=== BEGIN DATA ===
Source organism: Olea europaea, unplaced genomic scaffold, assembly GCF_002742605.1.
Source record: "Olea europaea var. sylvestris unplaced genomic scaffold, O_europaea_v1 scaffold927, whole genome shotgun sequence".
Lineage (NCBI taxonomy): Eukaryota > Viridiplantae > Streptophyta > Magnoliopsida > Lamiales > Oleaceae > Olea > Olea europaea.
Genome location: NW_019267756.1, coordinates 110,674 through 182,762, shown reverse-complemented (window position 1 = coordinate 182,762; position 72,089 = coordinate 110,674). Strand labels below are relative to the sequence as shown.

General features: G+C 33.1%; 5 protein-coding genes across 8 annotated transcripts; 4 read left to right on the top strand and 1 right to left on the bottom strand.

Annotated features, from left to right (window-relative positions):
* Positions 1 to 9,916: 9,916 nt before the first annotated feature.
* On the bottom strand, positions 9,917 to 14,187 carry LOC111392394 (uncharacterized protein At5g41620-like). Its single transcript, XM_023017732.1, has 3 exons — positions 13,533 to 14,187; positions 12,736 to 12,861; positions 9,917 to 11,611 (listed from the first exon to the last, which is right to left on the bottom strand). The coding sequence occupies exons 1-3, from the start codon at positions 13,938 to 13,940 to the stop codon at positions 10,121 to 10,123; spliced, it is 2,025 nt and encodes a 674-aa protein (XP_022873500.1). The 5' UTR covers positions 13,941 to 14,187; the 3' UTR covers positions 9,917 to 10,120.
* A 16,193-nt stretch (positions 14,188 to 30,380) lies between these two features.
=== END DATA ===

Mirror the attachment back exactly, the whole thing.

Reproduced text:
Source organism: Olea europaea, unplaced genomic scaffold, assembly GCF_002742605.1.
Source record: "Olea europaea var. sylvestris unplaced genomic scaffold, O_europaea_v1 scaffold927, whole genome shotgun sequence".
Lineage (NCBI taxonomy): Eukaryota > Viridiplantae > Streptophyta > Magnoliopsida > Lamiales > Oleaceae > Olea > Olea europaea.
Genome location: NW_019267756.1, coordinates 110,674 through 182,762, shown reverse-complemented (window position 1 = coordinate 182,762; position 72,089 = coordinate 110,674). Strand labels below are relative to the sequence as shown.

General features: G+C 33.1%; 5 protein-coding genes across 8 annotated transcripts; 4 read left to right on the top strand and 1 right to left on the bottom strand.

Annotated features, from left to right (window-relative positions):
* Positions 1 to 9,916: 9,916 nt before the first annotated feature.
* On the bottom strand, positions 9,917 to 14,187 carry LOC111392394 (uncharacterized protein At5g41620-like). Its single transcript, XM_023017732.1, has 3 exons — positions 13,533 to 14,187; positions 12,736 to 12,861; positions 9,917 to 11,611 (listed from the first exon to the last, which is right to left on the bottom strand). The coding sequence occupies exons 1-3, from the start codon at positions 13,938 to 13,940 to the stop codon at positions 10,121 to 10,123; spliced, it is 2,025 nt and encodes a 674-aa protein (XP_022873500.1). The 5' UTR covers positions 13,941 to 14,187; the 3' UTR covers positions 9,917 to 10,120.
* A 16,193-nt stretch (positions 14,188 to 30,380) lies between these two features.